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Improvement in Surrogate Endpoints by a Multidisciplinary Team in a Mobile Clinic Serving a Low-income, Immigrant Minority Population in South Florida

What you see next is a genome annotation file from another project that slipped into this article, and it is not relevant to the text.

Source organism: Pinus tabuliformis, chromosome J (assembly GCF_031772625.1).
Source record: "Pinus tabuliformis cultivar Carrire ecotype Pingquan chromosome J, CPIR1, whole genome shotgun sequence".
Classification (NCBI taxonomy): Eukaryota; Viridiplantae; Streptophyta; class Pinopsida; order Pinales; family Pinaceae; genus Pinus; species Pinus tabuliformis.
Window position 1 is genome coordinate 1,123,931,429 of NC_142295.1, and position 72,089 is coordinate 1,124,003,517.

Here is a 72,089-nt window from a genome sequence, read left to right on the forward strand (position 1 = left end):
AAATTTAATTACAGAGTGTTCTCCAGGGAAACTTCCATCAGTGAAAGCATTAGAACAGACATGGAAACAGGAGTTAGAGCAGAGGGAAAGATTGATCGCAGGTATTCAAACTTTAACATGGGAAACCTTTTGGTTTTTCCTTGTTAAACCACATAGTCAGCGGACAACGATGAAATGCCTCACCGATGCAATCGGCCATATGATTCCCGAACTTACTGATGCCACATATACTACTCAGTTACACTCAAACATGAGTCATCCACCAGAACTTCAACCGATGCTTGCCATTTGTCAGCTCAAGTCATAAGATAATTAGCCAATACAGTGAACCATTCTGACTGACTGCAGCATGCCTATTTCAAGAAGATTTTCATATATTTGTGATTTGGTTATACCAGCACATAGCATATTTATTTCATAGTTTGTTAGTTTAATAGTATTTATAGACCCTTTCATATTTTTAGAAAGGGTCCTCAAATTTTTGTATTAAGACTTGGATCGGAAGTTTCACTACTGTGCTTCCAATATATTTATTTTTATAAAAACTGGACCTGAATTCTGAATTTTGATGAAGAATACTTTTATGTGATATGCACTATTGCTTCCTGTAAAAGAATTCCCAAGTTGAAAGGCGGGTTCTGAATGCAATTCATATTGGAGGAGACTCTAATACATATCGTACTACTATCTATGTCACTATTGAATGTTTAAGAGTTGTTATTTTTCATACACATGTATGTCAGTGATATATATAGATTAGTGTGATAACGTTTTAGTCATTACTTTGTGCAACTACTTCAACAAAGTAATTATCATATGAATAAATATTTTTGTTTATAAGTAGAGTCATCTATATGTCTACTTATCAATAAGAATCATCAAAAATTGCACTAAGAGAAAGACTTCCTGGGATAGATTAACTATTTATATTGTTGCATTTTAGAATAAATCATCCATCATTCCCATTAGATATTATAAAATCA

To determine effect on surrogate endpoints for cardiovascular disease (CVD), we performed a retrospective chart review of 114 patients seen by a multidisciplinary team that provided primary care services in a mobile clinic over 12 months. Eligible patients had outcomes available for at least six months. Mixed effect modeling examined variation in surrogate markers for CVD: blood pressure (BP), heart rate, and body mass index. Repeated measures ANOVA compared lipids, hemoglobin A1c, and medication use from baseline and throughout study. Most patients were female (75%), Haitian (76%), and low-income ($747/month) with average age 63 years. Common diagnoses were hypertension (82%) and hyperlipidemia (63%). Significant reduction in systolic BP, total- and LDL-cholesterol, and hemoglobin A1c were found (p<.05). Use of ACE-inhibitors, beta-blockers, diuretics, aspirin, metformin, and statins increased significantly (p<.05). Mobile clinic with a multidisciplinary team improved surrogate endpoints over 12 months in underserved, low-income, mostly foreign-born, Haitian population in U.S.